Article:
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January 12, 2010


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I would say Richard Linklater's Before Sunrise and Before Sunset are closer to Rohmer than anything related to mumblecore. Also I don't see the comparison with My Dinner With Andre. Yes, it has a lot of talk and yes Rohmer's films have a lot of talk but they sort of end there in comparison.

Glenn Kenny

@ MattL: Certainly agree about Linklater, who isn't reticent about his admiration for Rohmer. Not to mention Bresson. He does know his stuff, and how to use it.

Chris O.

It probably isn't fair to lump Rohmer with mumblecore in that way any more than one artist or group of artists with another. (Calling Neil Young the "grandfather of grunge" used to irk me as well.) But if some young mumblecore fans (or aspiring filmmakers) read the Boston Globe and seek out Rohmer as a result, then no harm, no foul. Maybe one of them might learn something. Risking blasphemy here, but Rohmer may need mumblecore at the end of the day. Like Woody Guthrie needs Dylan. No, I'm not comparing mumblecore to Dylan.

I'm just trying to be a little positive. Remember your blood pressure, Glenn.

James Keepnews

You know, both Walter Hill and Sir Carol Reed have instances of ferris wheels in their respective oeuvres...

It is hard to square the mumbledly square pegs with L'Eric, beyond an undeniable self-regard (making Rohmer equivalent, in this respect, to Cassavettes, Guy Ritchie, every overrated episode of Mad Men, & bleeding cetera). Rohmer's characters are also at once relentlessly and serenely self-analytical, and the philosophical glow the develops from those two-handed dialogues (almost exclusively) in his films have little cinematic referent before or since -- I sorta hate The Mother and the Whore, starting and far from ending with that awful title, but it's the only rough demi-equivalent that springs to mind. And I sorta adore her, but I'm confident Ms. Gerwig is never going to be cast in any sort of rough demi-equivalent like Greta in the Afternoon.

He isn't any sort of rough demi neither, for all the jes' sittin' around talkin' in both director's films, but I was always tickled by Tarantino's quote that he created a following for Rohmer in Manhattan Beach during his cinematic apprenticship in that video store. Obviously, there's a direct aesthetic line to be drawn between Chloe in the Afternoon and Kill Bill, Pt. II...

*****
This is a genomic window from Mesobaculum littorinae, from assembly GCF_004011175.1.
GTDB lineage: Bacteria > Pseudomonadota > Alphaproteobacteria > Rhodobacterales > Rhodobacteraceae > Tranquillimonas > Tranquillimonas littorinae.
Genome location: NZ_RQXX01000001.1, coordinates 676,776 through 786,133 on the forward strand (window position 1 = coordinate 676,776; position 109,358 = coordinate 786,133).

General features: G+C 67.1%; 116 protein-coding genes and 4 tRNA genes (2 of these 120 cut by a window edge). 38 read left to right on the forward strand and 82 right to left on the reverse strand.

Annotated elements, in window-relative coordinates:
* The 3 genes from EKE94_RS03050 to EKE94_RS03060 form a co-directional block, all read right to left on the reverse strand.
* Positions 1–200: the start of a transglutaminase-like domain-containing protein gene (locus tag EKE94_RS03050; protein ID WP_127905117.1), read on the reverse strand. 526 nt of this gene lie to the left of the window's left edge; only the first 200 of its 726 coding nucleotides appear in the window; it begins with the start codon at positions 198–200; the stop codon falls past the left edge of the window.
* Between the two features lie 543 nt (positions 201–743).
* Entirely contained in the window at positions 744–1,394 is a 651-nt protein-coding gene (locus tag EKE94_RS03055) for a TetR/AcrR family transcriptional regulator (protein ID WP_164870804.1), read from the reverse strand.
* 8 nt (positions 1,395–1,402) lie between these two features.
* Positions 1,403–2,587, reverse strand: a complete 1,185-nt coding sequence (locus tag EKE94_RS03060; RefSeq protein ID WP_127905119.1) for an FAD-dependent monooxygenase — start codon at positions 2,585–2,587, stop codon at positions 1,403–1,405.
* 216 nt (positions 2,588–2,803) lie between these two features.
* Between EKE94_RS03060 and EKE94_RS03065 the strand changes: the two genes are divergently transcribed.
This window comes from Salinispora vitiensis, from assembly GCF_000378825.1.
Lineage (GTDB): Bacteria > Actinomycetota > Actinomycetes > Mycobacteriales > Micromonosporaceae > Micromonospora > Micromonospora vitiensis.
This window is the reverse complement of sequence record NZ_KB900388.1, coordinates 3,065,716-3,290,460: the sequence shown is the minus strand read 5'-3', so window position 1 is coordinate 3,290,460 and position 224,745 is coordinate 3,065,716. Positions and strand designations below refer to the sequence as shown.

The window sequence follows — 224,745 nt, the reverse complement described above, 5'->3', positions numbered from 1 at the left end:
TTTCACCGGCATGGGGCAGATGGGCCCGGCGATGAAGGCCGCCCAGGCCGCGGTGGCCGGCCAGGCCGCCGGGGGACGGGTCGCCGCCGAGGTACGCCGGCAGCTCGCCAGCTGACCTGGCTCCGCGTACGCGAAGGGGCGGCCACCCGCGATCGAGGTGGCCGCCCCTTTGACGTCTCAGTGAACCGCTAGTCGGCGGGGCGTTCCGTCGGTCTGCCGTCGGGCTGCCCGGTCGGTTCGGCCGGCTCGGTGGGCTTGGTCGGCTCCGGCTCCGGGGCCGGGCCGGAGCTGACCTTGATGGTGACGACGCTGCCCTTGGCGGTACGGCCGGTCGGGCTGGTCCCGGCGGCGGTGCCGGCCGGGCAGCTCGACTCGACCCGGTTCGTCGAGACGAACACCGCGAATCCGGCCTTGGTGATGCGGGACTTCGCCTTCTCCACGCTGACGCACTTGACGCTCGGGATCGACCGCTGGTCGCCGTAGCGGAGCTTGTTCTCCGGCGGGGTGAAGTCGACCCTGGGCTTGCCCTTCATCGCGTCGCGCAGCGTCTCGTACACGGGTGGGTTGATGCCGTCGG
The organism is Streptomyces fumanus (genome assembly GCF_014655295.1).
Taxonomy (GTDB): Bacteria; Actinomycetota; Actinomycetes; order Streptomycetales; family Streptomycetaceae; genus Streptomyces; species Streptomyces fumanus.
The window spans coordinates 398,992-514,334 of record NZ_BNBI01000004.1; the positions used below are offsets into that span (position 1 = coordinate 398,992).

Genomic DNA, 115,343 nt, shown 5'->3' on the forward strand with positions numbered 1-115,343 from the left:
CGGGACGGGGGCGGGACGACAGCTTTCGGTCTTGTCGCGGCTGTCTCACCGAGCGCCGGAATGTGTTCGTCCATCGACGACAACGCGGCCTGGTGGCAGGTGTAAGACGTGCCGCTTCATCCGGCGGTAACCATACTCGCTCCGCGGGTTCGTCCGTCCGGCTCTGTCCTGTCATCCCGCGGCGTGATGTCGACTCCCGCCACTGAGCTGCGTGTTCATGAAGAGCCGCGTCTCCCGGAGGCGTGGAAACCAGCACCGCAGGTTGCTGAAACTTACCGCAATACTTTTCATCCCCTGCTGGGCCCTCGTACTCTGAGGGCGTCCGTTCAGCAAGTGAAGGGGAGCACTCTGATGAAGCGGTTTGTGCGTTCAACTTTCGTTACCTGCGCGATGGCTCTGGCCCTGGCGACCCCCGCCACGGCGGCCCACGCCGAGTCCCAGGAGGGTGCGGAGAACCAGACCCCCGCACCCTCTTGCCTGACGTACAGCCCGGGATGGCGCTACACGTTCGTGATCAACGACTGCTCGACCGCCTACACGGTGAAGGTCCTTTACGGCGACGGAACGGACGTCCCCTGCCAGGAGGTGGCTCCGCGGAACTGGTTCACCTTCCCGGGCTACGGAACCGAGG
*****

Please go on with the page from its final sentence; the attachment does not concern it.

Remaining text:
Good eye on some killer vinyl, Glenn! I always loved Beefheart marinated in Catholic guilt. Oh, and Chris. O. -- Neil IS the godfather of grunge, though as for his grandfatherly status, I'd want to see a blood test. Seriously, the homage The Bridge: A Tribute to Neil Young is as clear a statement as one could hope of grunge solidarity with Neil's ragged glory/amplification. I wish he'd score every Jarmusch film!

Ben Sachs

I recall an observation that Armond White made about Rohmer in a mid-90s Film Comment piece, that there are things about being 25 you can only understand by living to be 45. Forgoing any critical comparison, none of the mumblecore directors have yet lived that long.

Steve Winer

This is completely off topic, but I thought many of y'all might be interested to hear about this:
For those of you who have access to the Encore Western Channel, this Thursday they will be running an episode of the TV series "The Virginian" that was written and directed by Samuel Fuller. In his autobiography he discusses the difficulties of dealing with television people, but says that the producer liked the show enough to offer him more episodes (which he turned down). The guest star is Lee Marvin. I have to think this is at least worth a look for Fuller/Marvin fans.


one american director that seems closer to Rohmer than these mumblecore people is W. Stillman ( where is now?) especially Metropolitan and Barcelona. He, too, has a flair for young actresses

Audrey Rouget ( Caroline Farina), I love you !

Chris O.

Thanks, Steve. Setting the DVR with a quickness...

James, maybe he's the grandfather of AutoTune as well. Anyone remember the vocoder stuff he did on TRANS?

Richard Brody

Glenn, Joe Swanberg's shots are no more casusl, and much more expressive, than those of Assayas and Desplechin. But I agree that Rohmer is not the father or godfather of mumblecore; if there's one thing that characterizes their films, it's the sense that they're filming themselves, their milieu, their lives, and Rohmer didn't do that--he filmed his ideas, his emotions, even his desires.

Glenn Kenny

@Richard, I absolutely do not concur with your first point. Your second, however, is both spot-on and crucial.

Tom Russell

While I'm a big fan of all three of the "mumblecore" filmmakers that Glenn mentioned, not to mention on friendly terms with a couple of them, I too cannot really see the Rohmer connection. And I think this piece was as good as any in terms of also demonstrating how very little these filmmakers (so often dismissed in toto) have in common.


@Richard and Glenn -

Richard's first point is fatuous nonsense, especially in regards to Desplechin, who misses as often as he hits, but always does so with wit and bravaura (and when he does hit, it's brilliant), whereas Swanberg's cameraman hit his first milestone of "basic competence" with Nights and Weekends.

His second point illustrates (inadvertantly) precisely what is wrong with Swanberg's cinema - a depiction of life that manages to leave out desire, perspective, or any significant ideas.

eric puls

Hey man, can't Bill Chinnock get a name check in that still photo caption? Not too many rock and rollers from Maine you know.

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